Evidential Reasoning

Marcello Di Bello and Bart Verheij

When a suspect appears in front of a criminal court, there is a high probability that he will be found guilty. In the USA, statistics for recent years show that the conviction rate in federal courts is roughly 90%, and in Japan reaches as high a rate as 99%. In the UK, the numbers are slightly lower, with a conviction rate of roughly 80%, while in the Netherlands the conviction rate is around 90%. This does not mean that the fact finders deciding about the facts of a case have an easy job. Whether laypeople, such as jury members selected from the general public, or professionals, often experienced judges having completed postgraduate education, all face the difficulties associated with handling the evidence that is presented in court. What to do with conflicting testimonies? Does an established DNA match outweigh the testimony that the suspect was not seen at the crime scene? How to coherently interpret a large body of evidence? When is there enough evidence to convict?

The primary aim of this chapter is to explain the nature of evidential reasoning, the characteristic difficulties encountered, and the tools to address these difficulties. Our focus is on evidential reasoning in criminal cases. There is an extensive scholarly literature on these topics, and it is a secondary aim of the chapter to provide readers the means to find their way in historical and ongoing debates. This chapter does not aim to offer legal practitioners, lawyers, judges and expert witnesses, practical tools that can be immediately used to better litigate a case. But we hope that practitioners interested in the theoretical underpinnings of evidential reasoning in court will benefit from reading this chapter. And, more generally, philosophers, legal scholars, statisticians, logicians, and those scholars and practitioners interested in the theoretical aspects of reasoning with evidence will hopefully find this chapter an interesting resource and point of departure for further thinking on the matter.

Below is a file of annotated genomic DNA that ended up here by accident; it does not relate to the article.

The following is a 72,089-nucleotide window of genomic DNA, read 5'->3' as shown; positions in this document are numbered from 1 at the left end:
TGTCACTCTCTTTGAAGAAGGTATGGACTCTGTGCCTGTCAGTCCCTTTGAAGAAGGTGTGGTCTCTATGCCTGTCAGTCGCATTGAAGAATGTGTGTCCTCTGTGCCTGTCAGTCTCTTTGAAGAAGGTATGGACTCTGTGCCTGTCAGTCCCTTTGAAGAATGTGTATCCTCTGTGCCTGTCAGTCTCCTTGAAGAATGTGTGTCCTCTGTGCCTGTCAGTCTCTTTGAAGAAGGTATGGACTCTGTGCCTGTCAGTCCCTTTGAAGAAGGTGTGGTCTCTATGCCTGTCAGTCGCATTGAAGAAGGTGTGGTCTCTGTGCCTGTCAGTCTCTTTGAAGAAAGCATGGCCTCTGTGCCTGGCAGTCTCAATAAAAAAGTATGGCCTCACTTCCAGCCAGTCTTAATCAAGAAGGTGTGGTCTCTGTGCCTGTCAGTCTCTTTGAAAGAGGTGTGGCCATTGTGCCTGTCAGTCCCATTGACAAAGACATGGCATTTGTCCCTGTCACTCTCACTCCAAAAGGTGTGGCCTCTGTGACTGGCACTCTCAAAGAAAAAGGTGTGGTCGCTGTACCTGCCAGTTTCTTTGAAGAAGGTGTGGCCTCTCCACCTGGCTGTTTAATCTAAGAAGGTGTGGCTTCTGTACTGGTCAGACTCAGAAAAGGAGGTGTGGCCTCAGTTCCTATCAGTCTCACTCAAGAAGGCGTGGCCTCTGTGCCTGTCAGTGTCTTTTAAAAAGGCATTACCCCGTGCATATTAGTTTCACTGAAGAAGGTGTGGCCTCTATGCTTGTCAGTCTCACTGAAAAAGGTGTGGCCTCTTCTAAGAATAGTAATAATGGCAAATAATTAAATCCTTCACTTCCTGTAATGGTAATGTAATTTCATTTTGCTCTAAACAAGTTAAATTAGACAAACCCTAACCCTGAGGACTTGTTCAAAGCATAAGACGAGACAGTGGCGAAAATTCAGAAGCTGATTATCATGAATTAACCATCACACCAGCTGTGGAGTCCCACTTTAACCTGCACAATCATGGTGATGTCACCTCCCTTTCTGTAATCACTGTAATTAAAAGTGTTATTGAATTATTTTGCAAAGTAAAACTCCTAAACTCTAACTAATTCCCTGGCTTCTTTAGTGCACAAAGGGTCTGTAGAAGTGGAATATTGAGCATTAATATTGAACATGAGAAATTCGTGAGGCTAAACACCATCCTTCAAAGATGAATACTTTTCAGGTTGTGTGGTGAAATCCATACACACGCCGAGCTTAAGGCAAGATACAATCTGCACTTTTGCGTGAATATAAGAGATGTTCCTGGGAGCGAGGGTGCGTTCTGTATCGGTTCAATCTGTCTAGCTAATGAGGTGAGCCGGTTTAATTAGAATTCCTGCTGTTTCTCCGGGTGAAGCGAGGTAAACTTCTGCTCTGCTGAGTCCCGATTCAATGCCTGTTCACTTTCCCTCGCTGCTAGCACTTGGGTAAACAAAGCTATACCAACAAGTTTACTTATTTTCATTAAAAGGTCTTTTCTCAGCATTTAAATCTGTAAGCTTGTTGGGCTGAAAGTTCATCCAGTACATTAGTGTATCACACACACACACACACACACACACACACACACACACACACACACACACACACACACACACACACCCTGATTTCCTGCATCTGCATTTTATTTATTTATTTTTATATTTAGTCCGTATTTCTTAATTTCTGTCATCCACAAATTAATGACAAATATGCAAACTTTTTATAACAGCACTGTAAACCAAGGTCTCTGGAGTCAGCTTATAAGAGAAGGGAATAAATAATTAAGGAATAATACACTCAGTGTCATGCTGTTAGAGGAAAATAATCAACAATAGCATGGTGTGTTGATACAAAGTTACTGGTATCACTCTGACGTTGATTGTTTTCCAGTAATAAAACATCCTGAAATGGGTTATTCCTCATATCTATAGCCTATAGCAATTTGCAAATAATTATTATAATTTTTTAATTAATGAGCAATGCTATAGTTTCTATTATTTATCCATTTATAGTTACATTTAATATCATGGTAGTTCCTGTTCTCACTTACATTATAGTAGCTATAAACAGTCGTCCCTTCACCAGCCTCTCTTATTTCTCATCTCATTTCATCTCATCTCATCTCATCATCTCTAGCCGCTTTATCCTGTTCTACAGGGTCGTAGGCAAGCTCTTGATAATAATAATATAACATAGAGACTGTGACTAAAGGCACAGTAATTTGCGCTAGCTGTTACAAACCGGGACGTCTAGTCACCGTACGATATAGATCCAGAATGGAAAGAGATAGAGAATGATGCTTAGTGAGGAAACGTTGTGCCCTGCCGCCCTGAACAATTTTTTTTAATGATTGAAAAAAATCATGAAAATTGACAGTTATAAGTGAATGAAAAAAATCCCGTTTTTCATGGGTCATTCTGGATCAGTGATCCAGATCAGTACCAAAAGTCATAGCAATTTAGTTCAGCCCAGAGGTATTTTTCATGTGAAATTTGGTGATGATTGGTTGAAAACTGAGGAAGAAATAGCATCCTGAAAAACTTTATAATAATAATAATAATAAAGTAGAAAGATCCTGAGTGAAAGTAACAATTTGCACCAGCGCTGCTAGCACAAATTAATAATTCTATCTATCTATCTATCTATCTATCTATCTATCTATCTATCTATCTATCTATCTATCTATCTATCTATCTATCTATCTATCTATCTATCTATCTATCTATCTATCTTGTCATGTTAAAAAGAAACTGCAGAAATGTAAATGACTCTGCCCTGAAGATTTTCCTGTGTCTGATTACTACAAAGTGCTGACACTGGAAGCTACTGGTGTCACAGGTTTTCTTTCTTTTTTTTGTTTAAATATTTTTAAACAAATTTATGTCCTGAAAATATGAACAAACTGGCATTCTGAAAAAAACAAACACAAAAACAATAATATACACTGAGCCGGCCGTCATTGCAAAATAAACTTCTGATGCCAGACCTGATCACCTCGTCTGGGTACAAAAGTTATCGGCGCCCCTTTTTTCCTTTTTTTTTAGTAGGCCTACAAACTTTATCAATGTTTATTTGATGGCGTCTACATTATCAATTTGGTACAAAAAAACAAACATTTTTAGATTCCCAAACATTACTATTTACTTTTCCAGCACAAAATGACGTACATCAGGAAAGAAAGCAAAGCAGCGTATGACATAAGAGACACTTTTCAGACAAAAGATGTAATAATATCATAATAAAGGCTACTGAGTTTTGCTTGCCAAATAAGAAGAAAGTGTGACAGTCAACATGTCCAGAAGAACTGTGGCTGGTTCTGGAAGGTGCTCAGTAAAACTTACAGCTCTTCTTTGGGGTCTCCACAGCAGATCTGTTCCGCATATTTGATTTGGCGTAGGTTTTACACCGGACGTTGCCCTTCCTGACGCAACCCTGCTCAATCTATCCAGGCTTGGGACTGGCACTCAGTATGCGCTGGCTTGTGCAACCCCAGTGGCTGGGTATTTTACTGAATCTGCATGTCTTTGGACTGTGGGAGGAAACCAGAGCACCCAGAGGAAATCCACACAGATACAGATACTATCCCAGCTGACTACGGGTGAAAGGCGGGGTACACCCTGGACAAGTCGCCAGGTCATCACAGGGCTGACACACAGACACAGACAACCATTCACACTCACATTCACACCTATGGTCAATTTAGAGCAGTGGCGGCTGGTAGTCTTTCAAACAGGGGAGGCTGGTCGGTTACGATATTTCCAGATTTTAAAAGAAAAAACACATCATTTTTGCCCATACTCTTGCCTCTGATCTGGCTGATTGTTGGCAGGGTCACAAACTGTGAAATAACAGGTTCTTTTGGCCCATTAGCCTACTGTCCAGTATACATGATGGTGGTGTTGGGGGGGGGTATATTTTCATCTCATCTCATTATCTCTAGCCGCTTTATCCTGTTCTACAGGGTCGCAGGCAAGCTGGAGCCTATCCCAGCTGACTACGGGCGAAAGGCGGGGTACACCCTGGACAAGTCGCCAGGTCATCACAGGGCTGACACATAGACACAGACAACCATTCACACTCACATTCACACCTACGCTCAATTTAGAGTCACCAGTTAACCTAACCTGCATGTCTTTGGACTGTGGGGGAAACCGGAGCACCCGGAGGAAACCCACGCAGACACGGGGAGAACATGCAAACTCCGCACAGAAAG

Manuscript (in PDF-format)
Text at publisher's web site

Di Bello, M., & Verheij, B. (2018) Evidential Reasoning. Handbook of Legal Reasoning and Argumentation (eds. Bongiovanni, G., Postema, G., Rotolo, A., Sartor, G., Valentini, C., Walton, D.), 447-493. Dordrecht: Springer. https://doi.org/10.1007/978-90-481-9452-0_16

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